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Delft, The Netherlands
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Sorry to dig up this almost ancient topic, but I realized I'm having similar problems with some arduino pros ordered back in august.

These arduino pros are embedded into some interactive objects, and work without problems for weeks. then, all of a sudden, the device shuts down and becomes completely unresponsive. even reprogramming the bootloader with an isp programmer does not revive the chip. I've lost 3 boards so far.

I can't find problems in my wiring, so the only things im thinking of right now are:

- brownout when shutting down (can this demolish the chip?)
- overheating atmega (through overheating the regulator?)
- overcurrent on i/o pins, they are not protected by a resistor

so, i'm wondering whether any of you recognise these symptoms. I can replace the faulty devices, but the problem seems to be coming back. So, when does the device actually fail from overheating? (That is, in your experience, i know the datasheet specs)
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London, England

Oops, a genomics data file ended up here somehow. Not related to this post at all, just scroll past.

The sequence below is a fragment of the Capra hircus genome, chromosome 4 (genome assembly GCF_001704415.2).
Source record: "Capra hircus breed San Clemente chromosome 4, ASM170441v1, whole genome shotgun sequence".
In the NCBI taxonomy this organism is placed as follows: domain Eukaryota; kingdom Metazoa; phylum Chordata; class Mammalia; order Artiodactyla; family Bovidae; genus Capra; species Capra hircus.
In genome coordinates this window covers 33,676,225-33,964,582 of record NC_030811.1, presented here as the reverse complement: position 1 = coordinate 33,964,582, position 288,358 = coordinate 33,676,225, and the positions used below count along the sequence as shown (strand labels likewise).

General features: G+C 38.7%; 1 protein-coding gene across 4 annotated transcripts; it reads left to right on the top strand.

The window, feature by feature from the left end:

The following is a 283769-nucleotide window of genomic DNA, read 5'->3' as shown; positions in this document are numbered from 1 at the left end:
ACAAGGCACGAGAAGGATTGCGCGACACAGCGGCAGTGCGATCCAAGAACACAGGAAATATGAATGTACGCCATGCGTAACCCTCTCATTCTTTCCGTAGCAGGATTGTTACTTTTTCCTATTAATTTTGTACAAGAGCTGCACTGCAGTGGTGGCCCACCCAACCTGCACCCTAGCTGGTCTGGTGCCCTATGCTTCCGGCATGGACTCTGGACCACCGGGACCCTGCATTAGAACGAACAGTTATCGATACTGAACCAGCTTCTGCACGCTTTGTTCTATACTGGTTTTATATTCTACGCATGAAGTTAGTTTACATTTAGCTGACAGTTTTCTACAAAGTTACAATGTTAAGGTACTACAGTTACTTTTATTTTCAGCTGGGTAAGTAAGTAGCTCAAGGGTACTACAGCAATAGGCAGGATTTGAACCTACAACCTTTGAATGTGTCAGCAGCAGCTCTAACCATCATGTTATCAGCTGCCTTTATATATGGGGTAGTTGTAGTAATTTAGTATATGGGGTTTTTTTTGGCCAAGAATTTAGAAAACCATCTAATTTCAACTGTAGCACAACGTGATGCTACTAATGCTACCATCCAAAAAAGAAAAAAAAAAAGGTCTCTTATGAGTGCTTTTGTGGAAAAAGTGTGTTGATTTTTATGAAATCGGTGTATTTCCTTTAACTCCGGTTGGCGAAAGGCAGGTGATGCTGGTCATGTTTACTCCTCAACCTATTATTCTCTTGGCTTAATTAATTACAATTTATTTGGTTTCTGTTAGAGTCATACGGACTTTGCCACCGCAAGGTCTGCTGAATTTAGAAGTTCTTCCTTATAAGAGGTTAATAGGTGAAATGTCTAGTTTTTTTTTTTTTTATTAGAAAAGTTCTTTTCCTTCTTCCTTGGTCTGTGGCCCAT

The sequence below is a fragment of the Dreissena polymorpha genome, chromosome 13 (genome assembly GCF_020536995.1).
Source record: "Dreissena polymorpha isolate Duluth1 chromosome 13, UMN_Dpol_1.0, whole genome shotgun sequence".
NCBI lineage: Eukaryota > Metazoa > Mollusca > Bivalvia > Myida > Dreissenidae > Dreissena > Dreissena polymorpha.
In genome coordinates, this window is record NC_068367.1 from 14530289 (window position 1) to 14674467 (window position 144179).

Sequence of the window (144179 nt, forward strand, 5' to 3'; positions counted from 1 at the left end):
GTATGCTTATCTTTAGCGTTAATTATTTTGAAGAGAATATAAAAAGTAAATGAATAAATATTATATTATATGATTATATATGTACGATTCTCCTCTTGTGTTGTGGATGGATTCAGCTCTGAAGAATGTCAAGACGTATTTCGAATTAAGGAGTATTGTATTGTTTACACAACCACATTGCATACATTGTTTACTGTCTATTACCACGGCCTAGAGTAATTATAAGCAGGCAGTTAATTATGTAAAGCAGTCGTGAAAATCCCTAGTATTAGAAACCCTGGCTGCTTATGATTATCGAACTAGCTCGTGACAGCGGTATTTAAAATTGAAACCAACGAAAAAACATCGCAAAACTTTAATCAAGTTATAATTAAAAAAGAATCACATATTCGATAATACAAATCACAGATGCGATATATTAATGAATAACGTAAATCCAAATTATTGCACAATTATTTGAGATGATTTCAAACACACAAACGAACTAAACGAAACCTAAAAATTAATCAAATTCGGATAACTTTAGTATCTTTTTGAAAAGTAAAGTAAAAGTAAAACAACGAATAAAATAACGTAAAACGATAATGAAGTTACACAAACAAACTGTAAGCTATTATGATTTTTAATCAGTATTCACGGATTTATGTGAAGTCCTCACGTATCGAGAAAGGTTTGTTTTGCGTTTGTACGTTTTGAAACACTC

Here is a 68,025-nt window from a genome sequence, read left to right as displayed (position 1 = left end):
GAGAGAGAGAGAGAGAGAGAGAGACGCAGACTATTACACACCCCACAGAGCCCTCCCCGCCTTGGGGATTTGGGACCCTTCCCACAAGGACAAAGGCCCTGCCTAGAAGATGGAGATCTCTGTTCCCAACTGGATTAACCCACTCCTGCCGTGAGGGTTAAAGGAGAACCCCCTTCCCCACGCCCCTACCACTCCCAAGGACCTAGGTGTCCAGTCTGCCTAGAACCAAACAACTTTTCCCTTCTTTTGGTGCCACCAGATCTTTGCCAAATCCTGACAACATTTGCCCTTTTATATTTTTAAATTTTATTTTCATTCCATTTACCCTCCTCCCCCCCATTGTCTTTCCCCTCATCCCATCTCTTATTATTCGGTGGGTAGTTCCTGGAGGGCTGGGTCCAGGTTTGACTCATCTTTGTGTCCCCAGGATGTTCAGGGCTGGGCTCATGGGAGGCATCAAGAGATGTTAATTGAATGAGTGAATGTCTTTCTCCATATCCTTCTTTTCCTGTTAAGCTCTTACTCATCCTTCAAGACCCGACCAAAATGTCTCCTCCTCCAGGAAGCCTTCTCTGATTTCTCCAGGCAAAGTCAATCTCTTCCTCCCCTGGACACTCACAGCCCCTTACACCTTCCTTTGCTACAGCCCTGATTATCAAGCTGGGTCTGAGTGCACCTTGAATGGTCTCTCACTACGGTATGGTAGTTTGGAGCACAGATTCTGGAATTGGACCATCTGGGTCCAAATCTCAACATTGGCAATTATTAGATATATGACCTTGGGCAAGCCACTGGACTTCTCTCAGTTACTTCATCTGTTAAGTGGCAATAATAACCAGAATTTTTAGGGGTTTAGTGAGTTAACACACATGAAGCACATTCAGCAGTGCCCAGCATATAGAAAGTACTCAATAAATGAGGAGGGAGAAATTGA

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Mark,

Does your app happen to be putting stuff into the EEPROM on the chip? Most people forget that EEPROM can only support so many rewrites. Might be totally unrelated. But worth a look.

Cynar
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Delft, The Netherlands
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Nope, EEPROM is not used in this application. But if it was used, would that mean the chip becomes totally unresponsive to anything?
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Quote
So, when does the device actually fail from overheating?

When the silicon temperature exceeds the maximum. This is not case temperature.

In general for every 10C rise in temperature the expected life time of a semiconductor device half's.

- brownout when shutting down (can this demolish the chip?) NO

- overcurrent on i/o pins, they are not protected by a resistor Only if the design is wrong and then I would expect to see just the output pin go not the whole chip. I expect the chip is dead as it won't re program.

- overheating atmega (through overheating the regulator?) one does not follow the other, an overheating regulator should just shut down. It can overheat the whole box but that depends on how the box is physically constructed. Do you have any air movement over the electronics?
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Turku
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If you have two boards, like you seem to have. You can check your cpu, if you take a cpu from a dead board and put it into a working board. If your regulator is bad, your new board will work with the old cpu.

At least on my Duemilanove board have a socket under the cpu.
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.. not the pros... They are SMT
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